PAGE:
For records to be admissible as evidence before a court and most other tribunals (such as a board of veterinary examiners), they must be regularly and uniformly kept in the ordinary course of business.2

Example: Hospital A is extremely busy with routine spays and neuters. To save time and expense, the hospital does not have an assistant or tech complete anesthesia monitoring records during surgery. Instead, the hospital policy is to record only adverse events, which are extremely uncommon. The result: not only are the records irregularly kept and most likely inadmissible to prove something did or did not happen, if the records were subpoenaed, they would show that all spays and neuters resulted in adverse events because those are the only records that exist.

RECORDS MUST BE AUDITED AND UNIFORMLY ENFORCED

Policies and procedures for recordkeeping must also be routinely and uniformly enforced.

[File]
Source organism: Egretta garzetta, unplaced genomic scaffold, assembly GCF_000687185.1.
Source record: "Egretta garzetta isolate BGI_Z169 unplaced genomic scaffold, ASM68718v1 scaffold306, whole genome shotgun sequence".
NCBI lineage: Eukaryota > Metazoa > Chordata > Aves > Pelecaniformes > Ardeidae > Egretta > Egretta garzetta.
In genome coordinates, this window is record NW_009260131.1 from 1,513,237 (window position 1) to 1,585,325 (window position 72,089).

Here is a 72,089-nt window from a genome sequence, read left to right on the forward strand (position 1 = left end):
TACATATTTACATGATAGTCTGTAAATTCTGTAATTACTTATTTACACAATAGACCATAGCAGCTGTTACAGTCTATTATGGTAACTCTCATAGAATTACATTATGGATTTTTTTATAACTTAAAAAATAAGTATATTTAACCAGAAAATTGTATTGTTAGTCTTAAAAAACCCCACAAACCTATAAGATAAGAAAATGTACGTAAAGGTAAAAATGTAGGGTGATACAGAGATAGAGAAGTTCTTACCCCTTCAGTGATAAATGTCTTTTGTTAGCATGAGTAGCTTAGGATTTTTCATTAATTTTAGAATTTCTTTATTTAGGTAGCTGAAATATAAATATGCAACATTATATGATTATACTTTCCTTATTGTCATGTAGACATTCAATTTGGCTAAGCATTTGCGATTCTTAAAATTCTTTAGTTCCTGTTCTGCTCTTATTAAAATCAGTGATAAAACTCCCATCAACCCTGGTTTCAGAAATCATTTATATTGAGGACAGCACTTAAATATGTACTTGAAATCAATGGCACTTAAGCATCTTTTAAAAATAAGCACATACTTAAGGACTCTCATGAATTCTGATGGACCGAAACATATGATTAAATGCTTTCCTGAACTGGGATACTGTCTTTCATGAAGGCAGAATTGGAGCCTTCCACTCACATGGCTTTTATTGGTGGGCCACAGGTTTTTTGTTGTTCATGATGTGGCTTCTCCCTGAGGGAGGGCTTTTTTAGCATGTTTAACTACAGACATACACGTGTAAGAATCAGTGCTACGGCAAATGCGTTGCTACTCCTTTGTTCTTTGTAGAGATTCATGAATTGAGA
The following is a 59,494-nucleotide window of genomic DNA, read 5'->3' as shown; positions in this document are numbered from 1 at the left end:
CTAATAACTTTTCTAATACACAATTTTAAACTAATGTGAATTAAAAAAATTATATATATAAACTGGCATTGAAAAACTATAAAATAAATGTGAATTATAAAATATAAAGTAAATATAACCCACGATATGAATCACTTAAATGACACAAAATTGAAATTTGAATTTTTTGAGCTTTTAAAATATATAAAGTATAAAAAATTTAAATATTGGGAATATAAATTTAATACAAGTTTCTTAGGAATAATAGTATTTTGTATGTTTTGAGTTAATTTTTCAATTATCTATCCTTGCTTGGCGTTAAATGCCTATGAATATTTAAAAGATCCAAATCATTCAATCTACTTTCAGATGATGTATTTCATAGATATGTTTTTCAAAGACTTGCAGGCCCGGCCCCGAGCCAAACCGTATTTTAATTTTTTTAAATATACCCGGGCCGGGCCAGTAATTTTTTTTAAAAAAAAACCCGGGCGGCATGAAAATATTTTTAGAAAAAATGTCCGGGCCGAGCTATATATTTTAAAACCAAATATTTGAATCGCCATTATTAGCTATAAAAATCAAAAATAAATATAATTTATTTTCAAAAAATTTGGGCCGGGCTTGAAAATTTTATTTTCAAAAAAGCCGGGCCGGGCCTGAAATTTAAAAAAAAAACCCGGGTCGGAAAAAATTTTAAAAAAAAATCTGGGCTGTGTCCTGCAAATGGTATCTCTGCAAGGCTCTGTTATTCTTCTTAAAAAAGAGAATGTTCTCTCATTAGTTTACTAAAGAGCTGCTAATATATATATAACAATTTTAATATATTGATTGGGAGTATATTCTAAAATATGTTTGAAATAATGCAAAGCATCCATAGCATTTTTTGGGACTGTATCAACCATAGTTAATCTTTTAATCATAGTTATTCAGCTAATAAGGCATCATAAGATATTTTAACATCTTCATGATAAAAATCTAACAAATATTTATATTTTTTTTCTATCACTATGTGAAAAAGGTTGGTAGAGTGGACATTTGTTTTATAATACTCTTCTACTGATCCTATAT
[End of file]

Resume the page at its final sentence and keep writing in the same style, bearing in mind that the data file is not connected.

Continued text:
Example: A receptionist was terminated for failing to obtain a “Consent for Surgery” form and made a claim for unemployment benefits. The hospital produced a signed training manual as well as a signed policies and procedures manual illustrating surgery consents were to be obtained for any procedure requiring sedation/anesthesia. The hospital also produced the receptionist’s previous history of complying with the policy. The result was a denial in unemployment benefits because the receptionist failed to follow a clear and uniformly enforced policy or procedure.

RECORDS MUST BE WRITTEN AND SIGNED

A verbal record, contract, or authorization is open to various interpretations. Veterinarians need to use proper waivers and consents and obtain a client’s signature. Memories may fade over time, but written and signed documents are the best evidence of mutual understanding.

Example: A receptionist failed to obtain a dental consent form when the patient was dropped off, and the client verbally consented to a dental procedure, but declined dental radiographs. During the procedure, the patient’s jaw is broken due to reasons that may have been observed on radiographs. The client will most likely receive remuneration if (s)he later claims lack of informed consent or that (s)he had requested radiographs, since the lack of a written record leaves the recollections after the occurrence open to interpretation.